# split-brain "/usr/lib/drbd/notify-split-brain.sh root";
     # out-of-sync "/usr/lib/drbd/notify-out-of-sync.sh root";
     # before-resync-target "/usr/lib/drbd/snapshot-resync-target-lvm.sh -p 15 -- -c 16k";
     # after-resync-target /usr/lib/drbd/unsnapshot-resync-target-lvm.sh;
      }
     startup {
        # wfc-timeout degr-wfc-timeout outdated-wfc-timeout wait-after-sb;
        }
     disk {
        # on-io-error fencing use-bmbv no-disk-barrier no-disk-flushes
        # no-disk-drain no-md-flushes max-bio-bvecs  
        }
     net {
        # snd‐buf-size rcvbuf-size timeout connect-int ping-int ping-timeout max-buffers
        # max-epoch-size ko-count allow-two-primaries cram-hmac-alg shared-secret
        max-epoch-size 8000;
        # after-sb-0pri
        # after-sb-1pri
        # after-sb-2pri
        # data-integrity-alg no-tcp-cork
        }
     syncer {
        # rate after al-extents use-rle cpu-mask verify-alg csums-alg
        rate 128M;
        }
}

Most of commented out parameters are used for detailed performance/behavior tuning of DRBD and are well out of the scope of this article (and where uncommented are set to defaults). What’s important are these 2 lines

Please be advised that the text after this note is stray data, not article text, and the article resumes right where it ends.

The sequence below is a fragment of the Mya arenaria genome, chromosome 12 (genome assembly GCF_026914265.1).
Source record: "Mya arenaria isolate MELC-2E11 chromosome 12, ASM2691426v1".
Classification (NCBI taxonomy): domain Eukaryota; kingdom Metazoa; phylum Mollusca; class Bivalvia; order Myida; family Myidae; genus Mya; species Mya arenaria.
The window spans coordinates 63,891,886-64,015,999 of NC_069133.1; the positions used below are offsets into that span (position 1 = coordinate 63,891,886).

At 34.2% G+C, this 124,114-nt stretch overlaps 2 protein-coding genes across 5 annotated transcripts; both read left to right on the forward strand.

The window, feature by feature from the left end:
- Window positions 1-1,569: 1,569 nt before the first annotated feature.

protocol C and rate 128M;. The latter depends on the speed of the connection between the nodes and will define the speed of resource syncronization. For my 1gbps direct switch connection (for the DRBD only dedicated sement) I choose 128Mbps (basically it’ll make sense to do some testing and select your speed based on your network configuration/speed.
And the last configuration file will be our resource config (in our case shared.conf will be the config file for our resource).

resource shared {
   startup {
      become-primary-on both;
      }
   meta-disk internal;
   device /dev/drbd1;
   syncer {
      verify-alg sha1;
      }
   net {
      allow-two-primaries;
      after-sb-0pri discard-zero-changes;
      after-sb-1pri consensus;
      after-sb-2pri disconnect;
      }
   on node1 {
      disk /dev/vg0/shared;
      address 10.0.0.10:7789;
      }
   on node2 {